Argentina Tuesday made a payment to the Paris Club which resulted in the country's reserves falling to the US $ 42,837 million, it was reported.
The disbursement of around US $ 220 million has sunk the administration of President Alberto Fernández into further uncertainty. Although the unofficial peso/dollar exchange rate fell slightly Tuesday, what will happen in the coming days with a stateless powerful to intervene in the currency markets remains to be seen.
Tuesday's was the first partial payment announced by Economy Minister Martín Guzmán after reaching an understanding through which maturities were extended until March 31, 2022, thus allowing the country to avoid default.
In return, Argentina agreed to pay US $ 430 million in instalments up to that date, well below the US $ 2.4 billion it had to initially disburse.
In the 8-month period, instead of facing the approximately US $ 2,400 million programmed, a set of payments will be made that will total around US $ 430 million,” Guzmán had announced. “It implies a financial relief for Argentina of 2,000 million dollars, he had added.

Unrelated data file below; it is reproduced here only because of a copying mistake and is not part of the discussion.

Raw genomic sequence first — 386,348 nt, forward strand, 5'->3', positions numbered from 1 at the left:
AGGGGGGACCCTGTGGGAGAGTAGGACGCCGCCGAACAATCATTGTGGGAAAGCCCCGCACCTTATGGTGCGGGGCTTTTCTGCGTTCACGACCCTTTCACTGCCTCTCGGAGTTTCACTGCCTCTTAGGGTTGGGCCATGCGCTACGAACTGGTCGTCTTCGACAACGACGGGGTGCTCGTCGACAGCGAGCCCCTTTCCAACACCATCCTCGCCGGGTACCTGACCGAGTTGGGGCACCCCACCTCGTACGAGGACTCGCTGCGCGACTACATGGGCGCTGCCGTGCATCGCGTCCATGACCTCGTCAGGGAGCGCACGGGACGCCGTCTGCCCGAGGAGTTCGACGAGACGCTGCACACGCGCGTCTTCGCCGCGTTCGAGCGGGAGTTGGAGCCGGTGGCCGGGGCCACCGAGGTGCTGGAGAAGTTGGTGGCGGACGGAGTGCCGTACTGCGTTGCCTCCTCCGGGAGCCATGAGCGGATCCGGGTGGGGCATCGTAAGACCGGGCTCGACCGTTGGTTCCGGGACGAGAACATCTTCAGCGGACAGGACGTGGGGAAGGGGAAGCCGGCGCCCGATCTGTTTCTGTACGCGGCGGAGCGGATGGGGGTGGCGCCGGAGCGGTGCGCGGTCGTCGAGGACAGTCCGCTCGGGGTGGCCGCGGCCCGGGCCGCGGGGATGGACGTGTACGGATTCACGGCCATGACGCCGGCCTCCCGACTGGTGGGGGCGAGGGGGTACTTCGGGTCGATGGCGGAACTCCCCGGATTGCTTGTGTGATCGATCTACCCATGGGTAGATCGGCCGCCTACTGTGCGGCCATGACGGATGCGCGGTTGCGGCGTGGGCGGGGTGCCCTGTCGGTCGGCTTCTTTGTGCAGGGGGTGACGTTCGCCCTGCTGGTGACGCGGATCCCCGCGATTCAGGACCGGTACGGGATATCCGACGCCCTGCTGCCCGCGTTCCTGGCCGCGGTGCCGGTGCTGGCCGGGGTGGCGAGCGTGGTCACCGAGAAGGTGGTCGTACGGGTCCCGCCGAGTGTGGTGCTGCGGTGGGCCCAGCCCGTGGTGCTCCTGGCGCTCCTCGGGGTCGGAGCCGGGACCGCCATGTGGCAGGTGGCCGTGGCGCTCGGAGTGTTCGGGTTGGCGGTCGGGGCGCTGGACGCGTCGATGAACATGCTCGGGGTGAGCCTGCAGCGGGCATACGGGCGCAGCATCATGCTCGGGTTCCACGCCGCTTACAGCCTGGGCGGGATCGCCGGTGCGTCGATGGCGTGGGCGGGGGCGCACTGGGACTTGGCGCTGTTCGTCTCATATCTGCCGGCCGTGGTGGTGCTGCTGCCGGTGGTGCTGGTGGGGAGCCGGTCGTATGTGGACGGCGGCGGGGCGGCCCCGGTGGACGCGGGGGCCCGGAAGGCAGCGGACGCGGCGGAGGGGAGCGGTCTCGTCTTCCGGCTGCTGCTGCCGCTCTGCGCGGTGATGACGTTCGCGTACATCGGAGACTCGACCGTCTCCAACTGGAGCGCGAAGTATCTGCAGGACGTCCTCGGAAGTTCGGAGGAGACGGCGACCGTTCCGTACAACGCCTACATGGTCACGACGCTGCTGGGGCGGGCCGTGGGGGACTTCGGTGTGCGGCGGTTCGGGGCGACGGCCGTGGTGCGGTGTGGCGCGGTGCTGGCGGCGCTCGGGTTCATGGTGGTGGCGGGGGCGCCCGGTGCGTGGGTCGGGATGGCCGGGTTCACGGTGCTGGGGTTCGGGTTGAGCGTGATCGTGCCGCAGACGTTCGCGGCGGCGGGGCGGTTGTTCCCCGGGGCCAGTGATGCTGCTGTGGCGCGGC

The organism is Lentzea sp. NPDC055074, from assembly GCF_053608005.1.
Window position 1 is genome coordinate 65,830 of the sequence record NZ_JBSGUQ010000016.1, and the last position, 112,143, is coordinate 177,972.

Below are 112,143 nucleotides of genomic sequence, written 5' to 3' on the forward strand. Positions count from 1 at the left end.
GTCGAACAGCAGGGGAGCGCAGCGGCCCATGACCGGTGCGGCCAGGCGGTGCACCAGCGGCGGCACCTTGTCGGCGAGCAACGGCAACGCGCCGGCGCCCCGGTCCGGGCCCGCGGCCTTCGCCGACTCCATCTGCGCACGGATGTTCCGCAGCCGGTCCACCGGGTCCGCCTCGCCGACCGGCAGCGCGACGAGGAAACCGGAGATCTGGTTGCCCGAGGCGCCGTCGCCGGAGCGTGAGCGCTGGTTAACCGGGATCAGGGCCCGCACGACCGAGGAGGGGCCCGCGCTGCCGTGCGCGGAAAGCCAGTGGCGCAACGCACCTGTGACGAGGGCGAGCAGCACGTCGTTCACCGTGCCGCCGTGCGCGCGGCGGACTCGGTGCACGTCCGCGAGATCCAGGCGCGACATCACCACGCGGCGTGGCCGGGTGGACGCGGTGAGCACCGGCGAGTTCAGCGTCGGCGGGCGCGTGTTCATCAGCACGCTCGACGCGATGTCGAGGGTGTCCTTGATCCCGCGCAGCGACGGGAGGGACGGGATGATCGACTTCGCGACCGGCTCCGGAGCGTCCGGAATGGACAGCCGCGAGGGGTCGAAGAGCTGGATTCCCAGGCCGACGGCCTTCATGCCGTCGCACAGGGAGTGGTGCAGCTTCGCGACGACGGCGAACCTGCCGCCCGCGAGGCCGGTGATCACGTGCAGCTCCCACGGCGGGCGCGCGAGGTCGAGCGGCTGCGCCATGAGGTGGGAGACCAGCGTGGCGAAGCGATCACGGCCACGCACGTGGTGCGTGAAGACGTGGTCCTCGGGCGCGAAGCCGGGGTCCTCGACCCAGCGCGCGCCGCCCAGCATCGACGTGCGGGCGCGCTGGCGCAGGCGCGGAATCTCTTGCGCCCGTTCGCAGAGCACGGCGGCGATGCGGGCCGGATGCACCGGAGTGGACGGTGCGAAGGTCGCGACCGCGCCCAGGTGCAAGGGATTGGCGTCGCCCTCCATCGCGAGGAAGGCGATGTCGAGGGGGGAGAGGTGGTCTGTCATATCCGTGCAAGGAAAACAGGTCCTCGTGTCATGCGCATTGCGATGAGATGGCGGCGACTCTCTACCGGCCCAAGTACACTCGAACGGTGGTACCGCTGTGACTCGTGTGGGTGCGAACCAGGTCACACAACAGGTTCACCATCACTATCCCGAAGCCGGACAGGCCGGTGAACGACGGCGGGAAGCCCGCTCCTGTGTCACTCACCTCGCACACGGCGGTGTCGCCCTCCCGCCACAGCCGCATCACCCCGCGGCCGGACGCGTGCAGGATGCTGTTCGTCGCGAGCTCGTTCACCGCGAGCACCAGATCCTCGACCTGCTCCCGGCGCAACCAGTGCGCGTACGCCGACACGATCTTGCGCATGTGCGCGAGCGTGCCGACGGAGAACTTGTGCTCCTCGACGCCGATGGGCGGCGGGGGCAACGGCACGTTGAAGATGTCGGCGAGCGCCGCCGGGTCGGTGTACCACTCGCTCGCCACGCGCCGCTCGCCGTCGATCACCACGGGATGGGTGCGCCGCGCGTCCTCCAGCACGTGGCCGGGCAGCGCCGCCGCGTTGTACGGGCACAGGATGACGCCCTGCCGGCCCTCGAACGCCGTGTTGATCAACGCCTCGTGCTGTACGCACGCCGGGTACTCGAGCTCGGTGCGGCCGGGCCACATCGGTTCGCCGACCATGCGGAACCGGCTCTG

According to Guzmán those US $ 430 million were not going to be an advance payment, but rather a proportional on account of capital.
The first disbursement was scheduled for the end of July and the rest will not take place until next year, since Guzmán considered that paying the total amount stipulated before the renegotiation would have been a blow to international reserves and generated more exchange rate and macroeconomic instability in general..
In the meantime, Argentina continues negotiations with the International Monetary Fund (IMF) to refinance a debt of almost 45 billion US dollars while it waits for Special Drawing Rights (SDR).
This new dent to the country's reserves came at a moment when authorities were able to yield favourable balances in daily interventions compared to a good level of genuine supply from the private sector, boosted by an international increase in the prices of commodities, especially soybeans and corn, in addition to a higher collection of export duties.
In any case, Argentina's Central Bank (BCRA) Tuesday went back to selling foreign currency after weeks in buying mode due to a rebound in demand.
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